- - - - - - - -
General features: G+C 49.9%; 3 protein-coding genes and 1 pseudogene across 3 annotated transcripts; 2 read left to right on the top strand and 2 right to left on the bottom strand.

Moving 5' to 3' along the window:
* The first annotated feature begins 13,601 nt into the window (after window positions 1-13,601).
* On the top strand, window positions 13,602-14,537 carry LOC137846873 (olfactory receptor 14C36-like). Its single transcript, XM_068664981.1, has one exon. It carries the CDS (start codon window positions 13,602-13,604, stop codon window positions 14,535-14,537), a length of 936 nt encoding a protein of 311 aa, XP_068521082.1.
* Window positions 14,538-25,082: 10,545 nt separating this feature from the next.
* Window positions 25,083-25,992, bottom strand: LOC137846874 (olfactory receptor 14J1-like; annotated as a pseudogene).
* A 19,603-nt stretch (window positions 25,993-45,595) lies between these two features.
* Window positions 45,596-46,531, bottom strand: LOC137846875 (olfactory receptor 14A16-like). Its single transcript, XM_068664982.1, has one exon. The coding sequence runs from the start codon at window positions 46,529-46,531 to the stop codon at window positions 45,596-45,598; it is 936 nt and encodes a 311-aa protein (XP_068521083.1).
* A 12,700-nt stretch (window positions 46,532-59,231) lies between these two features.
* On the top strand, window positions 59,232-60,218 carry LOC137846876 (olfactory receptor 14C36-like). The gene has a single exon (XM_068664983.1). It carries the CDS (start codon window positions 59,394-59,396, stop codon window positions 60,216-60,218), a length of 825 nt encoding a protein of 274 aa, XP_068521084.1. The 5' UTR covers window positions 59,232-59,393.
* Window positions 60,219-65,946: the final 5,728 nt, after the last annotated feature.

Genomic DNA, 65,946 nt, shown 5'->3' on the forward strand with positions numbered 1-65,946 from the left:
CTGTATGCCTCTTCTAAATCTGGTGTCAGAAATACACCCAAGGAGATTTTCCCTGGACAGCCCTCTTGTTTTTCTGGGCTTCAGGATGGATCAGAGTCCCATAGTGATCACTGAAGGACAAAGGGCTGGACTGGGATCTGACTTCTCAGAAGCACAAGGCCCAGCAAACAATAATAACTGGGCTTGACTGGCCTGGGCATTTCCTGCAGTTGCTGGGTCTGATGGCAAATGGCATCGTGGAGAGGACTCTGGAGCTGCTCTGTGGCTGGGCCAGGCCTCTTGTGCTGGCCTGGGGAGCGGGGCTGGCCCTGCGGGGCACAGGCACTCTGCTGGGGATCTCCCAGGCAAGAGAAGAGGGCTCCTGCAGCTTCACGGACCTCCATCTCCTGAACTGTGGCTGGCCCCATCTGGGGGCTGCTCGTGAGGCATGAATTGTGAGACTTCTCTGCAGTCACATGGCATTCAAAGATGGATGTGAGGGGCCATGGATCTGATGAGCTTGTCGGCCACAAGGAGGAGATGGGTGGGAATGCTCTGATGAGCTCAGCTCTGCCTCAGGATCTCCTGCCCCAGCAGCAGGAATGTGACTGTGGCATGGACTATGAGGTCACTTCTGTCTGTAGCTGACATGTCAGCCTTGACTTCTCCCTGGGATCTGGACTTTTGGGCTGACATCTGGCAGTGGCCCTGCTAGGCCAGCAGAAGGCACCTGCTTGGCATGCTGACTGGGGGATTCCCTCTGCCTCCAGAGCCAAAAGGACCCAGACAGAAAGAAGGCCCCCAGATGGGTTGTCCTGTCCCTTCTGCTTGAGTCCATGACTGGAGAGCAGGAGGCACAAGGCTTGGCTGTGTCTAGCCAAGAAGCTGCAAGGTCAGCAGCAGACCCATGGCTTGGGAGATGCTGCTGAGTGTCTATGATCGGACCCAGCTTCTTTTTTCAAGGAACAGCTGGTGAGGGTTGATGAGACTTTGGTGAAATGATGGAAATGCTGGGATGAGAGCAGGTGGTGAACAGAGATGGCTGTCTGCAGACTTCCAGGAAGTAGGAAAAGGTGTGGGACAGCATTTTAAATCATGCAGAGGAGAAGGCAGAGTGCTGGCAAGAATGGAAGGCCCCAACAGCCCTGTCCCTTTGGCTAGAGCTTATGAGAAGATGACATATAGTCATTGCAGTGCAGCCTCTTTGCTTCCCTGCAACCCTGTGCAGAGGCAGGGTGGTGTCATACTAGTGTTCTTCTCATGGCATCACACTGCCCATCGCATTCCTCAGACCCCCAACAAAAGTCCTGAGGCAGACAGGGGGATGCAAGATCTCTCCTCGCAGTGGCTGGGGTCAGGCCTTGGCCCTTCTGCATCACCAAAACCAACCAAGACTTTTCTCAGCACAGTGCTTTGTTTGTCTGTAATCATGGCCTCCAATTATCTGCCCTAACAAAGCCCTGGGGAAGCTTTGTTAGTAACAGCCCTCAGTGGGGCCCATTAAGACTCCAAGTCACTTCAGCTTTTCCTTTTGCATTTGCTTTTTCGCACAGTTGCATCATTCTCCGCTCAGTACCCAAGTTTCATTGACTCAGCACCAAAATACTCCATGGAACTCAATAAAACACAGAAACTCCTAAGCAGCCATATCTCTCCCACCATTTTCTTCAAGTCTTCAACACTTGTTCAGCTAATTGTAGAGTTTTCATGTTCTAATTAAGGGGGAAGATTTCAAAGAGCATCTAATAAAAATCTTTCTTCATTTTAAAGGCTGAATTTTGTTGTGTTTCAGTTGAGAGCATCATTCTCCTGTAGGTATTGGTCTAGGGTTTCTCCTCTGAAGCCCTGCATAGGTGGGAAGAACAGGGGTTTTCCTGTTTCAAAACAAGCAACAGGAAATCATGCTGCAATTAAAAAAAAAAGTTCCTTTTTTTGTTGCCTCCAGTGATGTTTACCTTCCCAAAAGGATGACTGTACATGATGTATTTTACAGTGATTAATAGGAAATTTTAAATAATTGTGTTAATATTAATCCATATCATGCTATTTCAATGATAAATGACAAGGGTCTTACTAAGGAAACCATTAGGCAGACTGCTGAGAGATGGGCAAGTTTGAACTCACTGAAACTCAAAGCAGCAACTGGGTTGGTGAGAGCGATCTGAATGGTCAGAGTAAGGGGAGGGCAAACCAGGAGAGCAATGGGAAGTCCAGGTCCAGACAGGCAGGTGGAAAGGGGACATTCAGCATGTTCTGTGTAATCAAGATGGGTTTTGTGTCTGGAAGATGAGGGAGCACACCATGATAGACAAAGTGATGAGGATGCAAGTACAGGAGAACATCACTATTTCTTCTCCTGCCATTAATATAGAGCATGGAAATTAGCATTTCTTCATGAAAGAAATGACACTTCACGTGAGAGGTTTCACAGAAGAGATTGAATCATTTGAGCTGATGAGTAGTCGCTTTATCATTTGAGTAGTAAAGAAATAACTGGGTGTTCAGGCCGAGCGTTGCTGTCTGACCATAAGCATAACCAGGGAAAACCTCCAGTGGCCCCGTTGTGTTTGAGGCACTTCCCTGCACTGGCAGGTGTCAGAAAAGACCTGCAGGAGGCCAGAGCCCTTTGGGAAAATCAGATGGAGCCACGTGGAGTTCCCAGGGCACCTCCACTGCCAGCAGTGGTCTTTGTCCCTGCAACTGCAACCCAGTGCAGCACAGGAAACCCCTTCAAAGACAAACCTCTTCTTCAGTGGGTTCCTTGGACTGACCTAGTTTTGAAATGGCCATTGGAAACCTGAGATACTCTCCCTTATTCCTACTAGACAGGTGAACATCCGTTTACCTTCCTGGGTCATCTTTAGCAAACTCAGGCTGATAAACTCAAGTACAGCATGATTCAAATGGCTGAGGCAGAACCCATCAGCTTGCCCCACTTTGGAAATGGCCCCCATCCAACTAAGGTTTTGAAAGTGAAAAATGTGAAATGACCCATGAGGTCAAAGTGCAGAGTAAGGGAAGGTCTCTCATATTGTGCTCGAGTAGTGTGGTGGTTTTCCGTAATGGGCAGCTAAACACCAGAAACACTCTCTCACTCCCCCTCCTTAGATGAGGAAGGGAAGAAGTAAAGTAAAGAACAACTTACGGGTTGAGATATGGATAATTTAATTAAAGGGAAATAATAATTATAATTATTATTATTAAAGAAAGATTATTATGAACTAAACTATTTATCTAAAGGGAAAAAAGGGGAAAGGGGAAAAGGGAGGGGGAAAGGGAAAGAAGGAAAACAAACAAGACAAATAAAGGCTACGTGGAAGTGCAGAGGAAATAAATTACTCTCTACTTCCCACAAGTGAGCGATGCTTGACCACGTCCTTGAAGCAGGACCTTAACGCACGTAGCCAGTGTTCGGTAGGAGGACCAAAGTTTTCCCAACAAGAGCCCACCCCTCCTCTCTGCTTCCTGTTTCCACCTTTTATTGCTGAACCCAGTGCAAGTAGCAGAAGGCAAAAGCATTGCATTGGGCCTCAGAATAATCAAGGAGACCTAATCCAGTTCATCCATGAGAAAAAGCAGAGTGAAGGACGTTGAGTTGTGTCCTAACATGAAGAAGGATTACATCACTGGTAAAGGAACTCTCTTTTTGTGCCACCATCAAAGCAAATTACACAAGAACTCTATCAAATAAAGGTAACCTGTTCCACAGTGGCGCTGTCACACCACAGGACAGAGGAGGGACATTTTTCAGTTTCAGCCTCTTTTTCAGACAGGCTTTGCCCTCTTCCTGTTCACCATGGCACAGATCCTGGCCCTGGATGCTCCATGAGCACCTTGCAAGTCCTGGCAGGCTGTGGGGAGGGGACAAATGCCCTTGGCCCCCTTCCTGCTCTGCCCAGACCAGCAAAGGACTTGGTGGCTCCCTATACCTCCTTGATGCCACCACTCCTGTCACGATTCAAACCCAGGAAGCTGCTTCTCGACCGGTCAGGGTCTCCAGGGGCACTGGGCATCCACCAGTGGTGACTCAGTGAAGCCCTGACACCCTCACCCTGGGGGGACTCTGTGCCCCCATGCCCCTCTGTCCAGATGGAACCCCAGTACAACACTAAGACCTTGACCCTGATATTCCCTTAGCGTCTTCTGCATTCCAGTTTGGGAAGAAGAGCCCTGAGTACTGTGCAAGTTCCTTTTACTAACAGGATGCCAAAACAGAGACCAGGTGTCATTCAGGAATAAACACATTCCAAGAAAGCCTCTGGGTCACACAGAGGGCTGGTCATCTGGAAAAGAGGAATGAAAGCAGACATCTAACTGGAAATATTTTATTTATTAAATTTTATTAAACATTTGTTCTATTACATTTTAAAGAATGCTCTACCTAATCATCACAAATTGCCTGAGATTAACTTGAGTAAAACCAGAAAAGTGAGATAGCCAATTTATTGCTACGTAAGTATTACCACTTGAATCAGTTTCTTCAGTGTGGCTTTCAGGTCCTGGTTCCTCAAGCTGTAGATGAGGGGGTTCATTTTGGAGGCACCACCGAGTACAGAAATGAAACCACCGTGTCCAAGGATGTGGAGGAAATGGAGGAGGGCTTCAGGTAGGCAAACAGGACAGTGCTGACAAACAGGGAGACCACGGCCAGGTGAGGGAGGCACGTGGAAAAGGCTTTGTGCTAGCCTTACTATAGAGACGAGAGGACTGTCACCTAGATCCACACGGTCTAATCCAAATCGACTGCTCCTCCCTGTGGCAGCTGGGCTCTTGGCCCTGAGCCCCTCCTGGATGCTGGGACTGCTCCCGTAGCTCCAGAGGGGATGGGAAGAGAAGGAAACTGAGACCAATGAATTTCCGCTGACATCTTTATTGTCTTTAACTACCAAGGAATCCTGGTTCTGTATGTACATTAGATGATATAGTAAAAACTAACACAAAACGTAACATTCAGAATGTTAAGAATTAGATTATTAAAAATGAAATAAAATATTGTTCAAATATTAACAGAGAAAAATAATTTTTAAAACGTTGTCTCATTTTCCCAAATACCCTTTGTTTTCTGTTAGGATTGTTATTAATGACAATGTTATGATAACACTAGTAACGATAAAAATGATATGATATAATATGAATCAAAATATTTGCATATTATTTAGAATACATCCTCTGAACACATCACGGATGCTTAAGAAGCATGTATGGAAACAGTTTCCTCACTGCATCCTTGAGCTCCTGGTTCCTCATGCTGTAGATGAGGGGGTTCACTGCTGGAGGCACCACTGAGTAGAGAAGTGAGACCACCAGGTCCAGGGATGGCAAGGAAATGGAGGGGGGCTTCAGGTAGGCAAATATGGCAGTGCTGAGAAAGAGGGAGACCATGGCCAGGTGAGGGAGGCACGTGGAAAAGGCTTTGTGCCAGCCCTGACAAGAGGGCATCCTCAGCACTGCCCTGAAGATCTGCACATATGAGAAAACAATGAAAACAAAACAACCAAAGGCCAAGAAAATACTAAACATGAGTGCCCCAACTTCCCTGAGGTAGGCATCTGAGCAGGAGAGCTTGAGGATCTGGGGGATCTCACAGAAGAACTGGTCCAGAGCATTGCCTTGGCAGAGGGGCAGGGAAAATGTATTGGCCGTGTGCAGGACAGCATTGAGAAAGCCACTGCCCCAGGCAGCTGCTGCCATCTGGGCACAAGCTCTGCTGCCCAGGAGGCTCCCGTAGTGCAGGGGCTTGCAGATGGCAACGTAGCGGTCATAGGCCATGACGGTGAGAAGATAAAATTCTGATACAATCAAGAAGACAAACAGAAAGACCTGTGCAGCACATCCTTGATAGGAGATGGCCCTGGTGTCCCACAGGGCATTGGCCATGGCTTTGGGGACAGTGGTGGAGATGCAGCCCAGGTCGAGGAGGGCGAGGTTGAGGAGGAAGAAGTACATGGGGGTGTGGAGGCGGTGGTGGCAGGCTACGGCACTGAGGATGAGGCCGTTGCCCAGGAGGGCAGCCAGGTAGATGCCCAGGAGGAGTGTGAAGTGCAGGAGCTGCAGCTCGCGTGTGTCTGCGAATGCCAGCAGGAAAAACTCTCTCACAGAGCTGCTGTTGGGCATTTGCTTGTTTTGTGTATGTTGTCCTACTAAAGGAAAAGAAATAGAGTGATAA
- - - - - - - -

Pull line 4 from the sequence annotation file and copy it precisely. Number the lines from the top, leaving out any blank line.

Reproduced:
* On the top strand, window positions 13,602-14,537 carry LOC137846873 (olfactory receptor 14C36-like). Its single transcript, XM_068664981.1, has one exon. It carries the CDS (start codon window positions 13,602-13,604, stop codon window positions 14,535-14,537), a length of 936 nt encoding a protein of 311 aa, XP_068521082.1.